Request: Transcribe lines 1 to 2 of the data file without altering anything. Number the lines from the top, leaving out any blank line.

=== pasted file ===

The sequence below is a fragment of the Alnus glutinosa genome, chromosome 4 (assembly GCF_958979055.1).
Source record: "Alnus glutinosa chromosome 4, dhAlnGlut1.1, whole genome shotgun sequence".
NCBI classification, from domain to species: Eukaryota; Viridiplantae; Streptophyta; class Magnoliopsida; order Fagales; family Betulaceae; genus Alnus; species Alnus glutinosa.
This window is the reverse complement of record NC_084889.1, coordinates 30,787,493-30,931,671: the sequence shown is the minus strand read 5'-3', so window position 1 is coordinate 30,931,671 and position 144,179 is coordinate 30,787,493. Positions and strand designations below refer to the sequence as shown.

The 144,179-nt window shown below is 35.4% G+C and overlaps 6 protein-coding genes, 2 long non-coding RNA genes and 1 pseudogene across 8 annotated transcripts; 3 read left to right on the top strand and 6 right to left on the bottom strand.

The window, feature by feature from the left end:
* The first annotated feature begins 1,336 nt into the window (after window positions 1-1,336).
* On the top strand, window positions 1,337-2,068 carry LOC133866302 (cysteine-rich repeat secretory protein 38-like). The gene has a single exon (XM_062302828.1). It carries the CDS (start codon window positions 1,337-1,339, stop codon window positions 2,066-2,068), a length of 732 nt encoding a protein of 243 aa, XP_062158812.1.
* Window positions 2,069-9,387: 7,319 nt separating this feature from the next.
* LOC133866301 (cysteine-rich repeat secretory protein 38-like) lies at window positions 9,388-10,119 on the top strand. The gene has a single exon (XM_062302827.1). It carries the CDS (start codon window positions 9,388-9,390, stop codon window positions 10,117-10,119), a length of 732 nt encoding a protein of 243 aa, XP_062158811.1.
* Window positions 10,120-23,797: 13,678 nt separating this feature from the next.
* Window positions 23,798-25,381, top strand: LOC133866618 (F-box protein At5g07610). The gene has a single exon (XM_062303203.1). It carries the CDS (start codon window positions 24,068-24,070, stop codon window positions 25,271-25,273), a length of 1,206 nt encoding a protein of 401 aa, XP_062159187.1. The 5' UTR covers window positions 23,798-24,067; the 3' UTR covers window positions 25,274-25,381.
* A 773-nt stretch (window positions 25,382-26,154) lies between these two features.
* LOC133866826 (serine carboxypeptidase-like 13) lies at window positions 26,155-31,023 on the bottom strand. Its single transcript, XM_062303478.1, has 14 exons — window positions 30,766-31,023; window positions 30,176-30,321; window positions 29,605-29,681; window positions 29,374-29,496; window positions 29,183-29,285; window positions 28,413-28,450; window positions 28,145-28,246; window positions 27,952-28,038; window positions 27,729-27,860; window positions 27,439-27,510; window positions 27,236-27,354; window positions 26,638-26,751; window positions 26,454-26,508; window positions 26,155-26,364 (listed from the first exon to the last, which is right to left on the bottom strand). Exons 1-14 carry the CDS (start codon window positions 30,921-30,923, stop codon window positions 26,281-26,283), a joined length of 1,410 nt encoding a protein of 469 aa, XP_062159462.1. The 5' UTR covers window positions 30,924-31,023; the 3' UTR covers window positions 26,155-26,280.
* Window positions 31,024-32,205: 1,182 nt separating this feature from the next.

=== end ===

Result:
The sequence below is a fragment of the Alnus glutinosa genome, chromosome 4 (assembly GCF_958979055.1).
Source record: "Alnus glutinosa chromosome 4, dhAlnGlut1.1, whole genome shotgun sequence".